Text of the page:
by Jay E. Maddock, PhD, FAAHB
The Dean’s Perspective focuses on issues pertinent to the relationship between academic public health and the practice community.
“Life is a series of natural and spontaneous changes. Don’t resist them; that only creates sorrow. Let reality be reality. Let things flow naturally in whatever way they like.” –Lao Tzu
The end of summer and the start of the fall semester brings along change for many of us in academia. For most, it is planned change. August graduation gives way to new student orientation, students return to campus, and football seasons begins. For many of us, this is comforting change. It is cyclical and expected. Small changes occur always, like different class sizes and compositions and the competitiveness of our football teams, but these are comforting and the spice of life. Life, of course, is not a simple cyclical cycle or a straightforward path. At some points we face disruptive change, a true change in the way we do things and how we think, learn, and work. In this column, I will explore this type of change and how we can address it in academic public health.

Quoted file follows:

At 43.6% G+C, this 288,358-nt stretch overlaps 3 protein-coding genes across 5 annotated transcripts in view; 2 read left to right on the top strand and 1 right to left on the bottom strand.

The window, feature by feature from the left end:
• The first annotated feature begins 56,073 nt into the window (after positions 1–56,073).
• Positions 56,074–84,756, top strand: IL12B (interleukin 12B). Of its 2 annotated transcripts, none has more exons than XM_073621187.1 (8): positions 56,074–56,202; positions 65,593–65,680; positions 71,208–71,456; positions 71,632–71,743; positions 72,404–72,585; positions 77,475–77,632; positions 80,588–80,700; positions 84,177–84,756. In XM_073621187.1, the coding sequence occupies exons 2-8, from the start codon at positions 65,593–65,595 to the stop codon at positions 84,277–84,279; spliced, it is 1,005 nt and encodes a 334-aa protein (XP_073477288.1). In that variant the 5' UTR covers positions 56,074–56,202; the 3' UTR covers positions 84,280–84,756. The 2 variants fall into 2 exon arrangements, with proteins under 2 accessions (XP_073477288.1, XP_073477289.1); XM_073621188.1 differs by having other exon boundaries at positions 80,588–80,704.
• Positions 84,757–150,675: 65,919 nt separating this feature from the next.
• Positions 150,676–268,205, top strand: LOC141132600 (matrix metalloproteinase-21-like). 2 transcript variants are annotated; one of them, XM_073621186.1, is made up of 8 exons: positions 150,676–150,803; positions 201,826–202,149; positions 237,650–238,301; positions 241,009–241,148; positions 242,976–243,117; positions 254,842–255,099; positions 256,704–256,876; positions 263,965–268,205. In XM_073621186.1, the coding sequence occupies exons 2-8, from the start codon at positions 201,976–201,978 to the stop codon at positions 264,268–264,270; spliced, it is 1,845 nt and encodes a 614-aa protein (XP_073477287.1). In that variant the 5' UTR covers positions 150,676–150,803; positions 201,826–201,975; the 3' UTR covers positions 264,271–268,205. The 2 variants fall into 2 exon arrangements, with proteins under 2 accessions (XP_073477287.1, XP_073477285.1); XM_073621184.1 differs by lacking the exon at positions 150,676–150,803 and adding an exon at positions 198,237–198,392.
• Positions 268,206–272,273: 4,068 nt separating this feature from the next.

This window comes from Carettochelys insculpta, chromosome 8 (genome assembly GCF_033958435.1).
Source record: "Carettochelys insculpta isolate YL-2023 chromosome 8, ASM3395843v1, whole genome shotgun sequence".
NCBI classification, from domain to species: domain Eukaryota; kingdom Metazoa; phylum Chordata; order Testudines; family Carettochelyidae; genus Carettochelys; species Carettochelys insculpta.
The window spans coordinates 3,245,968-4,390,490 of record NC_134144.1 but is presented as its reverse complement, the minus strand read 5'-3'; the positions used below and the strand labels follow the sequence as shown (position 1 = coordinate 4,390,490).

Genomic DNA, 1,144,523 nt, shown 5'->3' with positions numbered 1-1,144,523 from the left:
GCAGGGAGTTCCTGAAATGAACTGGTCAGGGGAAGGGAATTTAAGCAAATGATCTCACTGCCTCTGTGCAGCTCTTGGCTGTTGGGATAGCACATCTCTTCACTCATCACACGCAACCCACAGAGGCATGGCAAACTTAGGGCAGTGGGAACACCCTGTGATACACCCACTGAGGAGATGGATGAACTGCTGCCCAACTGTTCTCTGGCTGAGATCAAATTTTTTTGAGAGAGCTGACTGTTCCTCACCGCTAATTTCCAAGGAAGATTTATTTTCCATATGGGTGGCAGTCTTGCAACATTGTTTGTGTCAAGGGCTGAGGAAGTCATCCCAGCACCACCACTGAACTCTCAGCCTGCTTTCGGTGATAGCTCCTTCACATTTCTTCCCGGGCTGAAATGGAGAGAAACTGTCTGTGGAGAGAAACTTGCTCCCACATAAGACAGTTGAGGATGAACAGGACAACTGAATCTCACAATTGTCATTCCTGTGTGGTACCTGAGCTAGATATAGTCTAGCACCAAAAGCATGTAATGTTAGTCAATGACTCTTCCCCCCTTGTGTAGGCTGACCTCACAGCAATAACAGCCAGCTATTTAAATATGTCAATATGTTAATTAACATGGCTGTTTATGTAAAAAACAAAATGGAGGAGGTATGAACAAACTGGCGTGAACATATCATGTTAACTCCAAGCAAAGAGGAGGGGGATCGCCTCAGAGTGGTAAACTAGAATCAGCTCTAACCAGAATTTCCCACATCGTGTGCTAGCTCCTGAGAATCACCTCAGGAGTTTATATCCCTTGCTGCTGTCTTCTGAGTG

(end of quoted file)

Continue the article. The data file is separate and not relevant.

On my vacation this summer, I was chatting with my friend Michelle about her job in a large online e-learning company. She mentioned that they had just been acquired by a venture capital firm and then went on to discuss the number of CEOs, mergers and acquisitions, moves and other changes that had occurred in this company over the past fifteen years. I was dumbfounded at the amount of change she had endured, but she took it in stride. It was just part of corporate culture and remaining competitive. Her company has been incredibly successful and is seen as the one of the leaders in this space. This led me to think about the speed of change in academic and public health practice. In Hawaii, the group I worked closely with at the state department of health was going through a reorganization from a special project to a permanent division. Talk of this change started in 2012. When I left Hawaii in 2015, it was still not complete. This past spring, I got a call from the former project director, now chief of the new division. She informed me the reorganization was finally complete and that she was doing a reference check on one of my former colleagues because they all had to reapply for the jobs they had been doing because they were classified differently! The state government policy and procedures seemed almost to have been developed to avoid change. Every year on the last day of the fiscal year, our contract would be hand-carried from office to office to make sure it was executed before the end of the day even though we had written and agreed on the contract six months earlier. I often wondered aloud how work ever got done in the state and many of my colleagues have assured me that this is not a problem that is unique to the state of Hawaii.